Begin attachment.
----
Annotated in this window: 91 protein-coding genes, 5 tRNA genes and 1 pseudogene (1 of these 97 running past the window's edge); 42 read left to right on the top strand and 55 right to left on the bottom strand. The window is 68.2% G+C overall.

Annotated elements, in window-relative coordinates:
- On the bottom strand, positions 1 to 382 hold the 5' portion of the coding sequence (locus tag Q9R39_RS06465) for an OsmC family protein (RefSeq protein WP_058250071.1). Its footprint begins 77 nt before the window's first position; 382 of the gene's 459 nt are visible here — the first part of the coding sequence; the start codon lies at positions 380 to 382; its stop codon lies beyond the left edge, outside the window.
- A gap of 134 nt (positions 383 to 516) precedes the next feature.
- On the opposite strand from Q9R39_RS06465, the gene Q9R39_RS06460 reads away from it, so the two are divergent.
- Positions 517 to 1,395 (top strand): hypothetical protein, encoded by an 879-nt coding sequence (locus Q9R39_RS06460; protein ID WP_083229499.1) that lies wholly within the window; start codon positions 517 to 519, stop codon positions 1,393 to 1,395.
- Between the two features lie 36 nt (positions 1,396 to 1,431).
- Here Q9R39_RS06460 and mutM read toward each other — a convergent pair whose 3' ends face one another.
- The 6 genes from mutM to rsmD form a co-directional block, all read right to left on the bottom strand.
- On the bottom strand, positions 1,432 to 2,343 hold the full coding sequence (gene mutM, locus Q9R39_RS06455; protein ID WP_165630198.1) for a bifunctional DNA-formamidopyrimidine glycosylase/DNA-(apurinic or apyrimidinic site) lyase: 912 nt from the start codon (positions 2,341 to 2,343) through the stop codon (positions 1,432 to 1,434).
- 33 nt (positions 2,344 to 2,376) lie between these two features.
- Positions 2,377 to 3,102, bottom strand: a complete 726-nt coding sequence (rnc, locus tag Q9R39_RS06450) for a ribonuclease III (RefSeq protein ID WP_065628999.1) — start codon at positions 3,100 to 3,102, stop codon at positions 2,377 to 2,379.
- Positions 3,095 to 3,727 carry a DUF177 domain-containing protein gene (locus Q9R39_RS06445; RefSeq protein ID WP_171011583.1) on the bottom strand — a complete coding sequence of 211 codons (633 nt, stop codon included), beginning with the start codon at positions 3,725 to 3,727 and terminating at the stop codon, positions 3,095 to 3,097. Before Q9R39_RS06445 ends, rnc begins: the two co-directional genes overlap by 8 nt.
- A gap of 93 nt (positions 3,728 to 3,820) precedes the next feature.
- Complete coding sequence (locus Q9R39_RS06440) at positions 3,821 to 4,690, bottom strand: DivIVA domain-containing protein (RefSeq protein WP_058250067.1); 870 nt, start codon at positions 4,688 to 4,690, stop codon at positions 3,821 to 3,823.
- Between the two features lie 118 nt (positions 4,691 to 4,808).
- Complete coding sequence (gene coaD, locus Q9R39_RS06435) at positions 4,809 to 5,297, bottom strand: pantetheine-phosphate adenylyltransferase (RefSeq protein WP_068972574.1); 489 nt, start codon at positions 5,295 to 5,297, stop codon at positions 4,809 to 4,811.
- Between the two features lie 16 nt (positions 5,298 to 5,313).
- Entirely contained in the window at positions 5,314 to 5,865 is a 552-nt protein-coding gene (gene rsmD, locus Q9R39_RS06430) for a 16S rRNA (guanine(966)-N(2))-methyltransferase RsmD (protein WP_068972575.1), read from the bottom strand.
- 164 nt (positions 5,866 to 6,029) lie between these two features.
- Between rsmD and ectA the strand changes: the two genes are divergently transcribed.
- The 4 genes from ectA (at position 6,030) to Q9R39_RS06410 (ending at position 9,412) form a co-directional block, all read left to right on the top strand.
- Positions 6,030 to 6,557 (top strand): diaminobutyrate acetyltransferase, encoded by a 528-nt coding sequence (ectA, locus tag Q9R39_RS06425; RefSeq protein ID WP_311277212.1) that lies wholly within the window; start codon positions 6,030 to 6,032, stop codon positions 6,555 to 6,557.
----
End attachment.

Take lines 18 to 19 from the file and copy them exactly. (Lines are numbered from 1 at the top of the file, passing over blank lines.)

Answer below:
- Between the two features lie 16 nt (positions 5,298 to 5,313).
- Entirely contained in the window at positions 5,314 to 5,865 is a 552-nt protein-coding gene (gene rsmD, locus Q9R39_RS06430) for a 16S rRNA (guanine(966)-N(2))-methyltransferase RsmD (protein WP_068972575.1), read from the bottom strand.